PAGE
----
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Issue No.01 - Jan.-March (2013 vol.20)
pp: 86-90
Ramesh Jain , University of California, Irvine
Malcolm Slaney , Microsoft Research
ABSTRACT
Given the status of technology today, it is easy to capture experiential data, such as photos, for events and even organize them. That means that one can now easily store experiential data and use it to tell stories. The authors explore the new Internet technology that has led to two novel forms of storytelling that they call micro stories and mega stories.
INDEX TERMS
Internet, Web and internet services, Facebook, multimedia, multimedia applications, social media, Twitter
CITATION
Ramesh Jain, Malcolm Slaney, "Micro Stories and Mega Stories", IEEE MultiMedia, vol.20, no. 1, pp. 86-90, Jan.-March 2013, doi:10.1109/MMUL.2013.6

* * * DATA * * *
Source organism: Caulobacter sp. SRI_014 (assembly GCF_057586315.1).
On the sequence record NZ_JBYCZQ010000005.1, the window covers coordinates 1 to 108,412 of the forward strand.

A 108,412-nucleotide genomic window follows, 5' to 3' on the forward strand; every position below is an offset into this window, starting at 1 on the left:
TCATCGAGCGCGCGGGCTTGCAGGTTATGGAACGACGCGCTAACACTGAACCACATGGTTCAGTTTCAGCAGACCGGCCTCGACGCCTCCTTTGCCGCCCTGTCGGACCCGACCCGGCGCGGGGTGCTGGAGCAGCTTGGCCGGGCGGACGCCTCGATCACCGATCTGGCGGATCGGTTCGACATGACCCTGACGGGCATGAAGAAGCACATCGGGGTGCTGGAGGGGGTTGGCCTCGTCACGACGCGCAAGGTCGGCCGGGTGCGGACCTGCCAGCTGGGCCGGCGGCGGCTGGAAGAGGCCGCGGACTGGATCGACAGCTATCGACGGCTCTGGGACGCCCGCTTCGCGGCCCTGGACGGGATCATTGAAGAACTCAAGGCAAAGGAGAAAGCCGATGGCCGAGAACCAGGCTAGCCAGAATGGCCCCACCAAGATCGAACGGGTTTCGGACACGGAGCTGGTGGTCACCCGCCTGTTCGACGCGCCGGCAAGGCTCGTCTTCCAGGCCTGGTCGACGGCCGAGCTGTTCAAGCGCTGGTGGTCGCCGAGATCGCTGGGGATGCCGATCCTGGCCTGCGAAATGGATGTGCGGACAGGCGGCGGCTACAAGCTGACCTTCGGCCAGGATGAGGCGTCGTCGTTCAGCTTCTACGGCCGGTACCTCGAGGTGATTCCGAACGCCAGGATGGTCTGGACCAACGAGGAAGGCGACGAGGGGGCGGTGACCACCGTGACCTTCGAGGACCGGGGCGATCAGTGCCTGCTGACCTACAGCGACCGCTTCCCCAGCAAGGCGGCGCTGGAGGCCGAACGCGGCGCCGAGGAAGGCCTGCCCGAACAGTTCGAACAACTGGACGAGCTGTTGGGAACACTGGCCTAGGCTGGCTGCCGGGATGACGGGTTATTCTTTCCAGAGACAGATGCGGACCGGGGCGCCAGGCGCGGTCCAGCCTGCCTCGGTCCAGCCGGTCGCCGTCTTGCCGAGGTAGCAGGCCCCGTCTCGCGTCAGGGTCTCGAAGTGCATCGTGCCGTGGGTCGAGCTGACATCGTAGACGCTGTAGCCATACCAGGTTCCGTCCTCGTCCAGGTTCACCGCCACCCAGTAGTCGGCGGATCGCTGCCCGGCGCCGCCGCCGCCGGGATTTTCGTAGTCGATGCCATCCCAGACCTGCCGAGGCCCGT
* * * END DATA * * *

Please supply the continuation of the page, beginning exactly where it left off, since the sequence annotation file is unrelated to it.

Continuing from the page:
REFERENCES
1. M. Slaney, "Web-Scale Multimedia Analysis: Does Content Matter?" IEEE MultiMedia, vol. 18, no. 2, 2011, pp. 12–15.
2. H. Rosling, "The Joy of Stats," documentary, BBC4, 2010; www.bbc.co.uk/programmesb00wgq0l and www.youtube.comwatch? v=jbkSRLYSojo.
3. J. Nichols, J. Mahmud, and C. Drews, "Summarizing Sporting Events Using Twitter," Proc. 2012 ACM Int'l Conf. Intelligent User Interfaces (IUI 12), ACM, 2012, pp. 189–198.
4. S. Snibbe, "Cabspotting.org," 2006; www.snibbe.com/projects/interactivecabspotting .
5. L. Kennedy and M. Naaman, "Less Talk, More Rock: Automated Organization of Community-Contributed Collections of Concert Videos," Proc. Int'l Conf. World Wide Web (WWW 2009), 2009.
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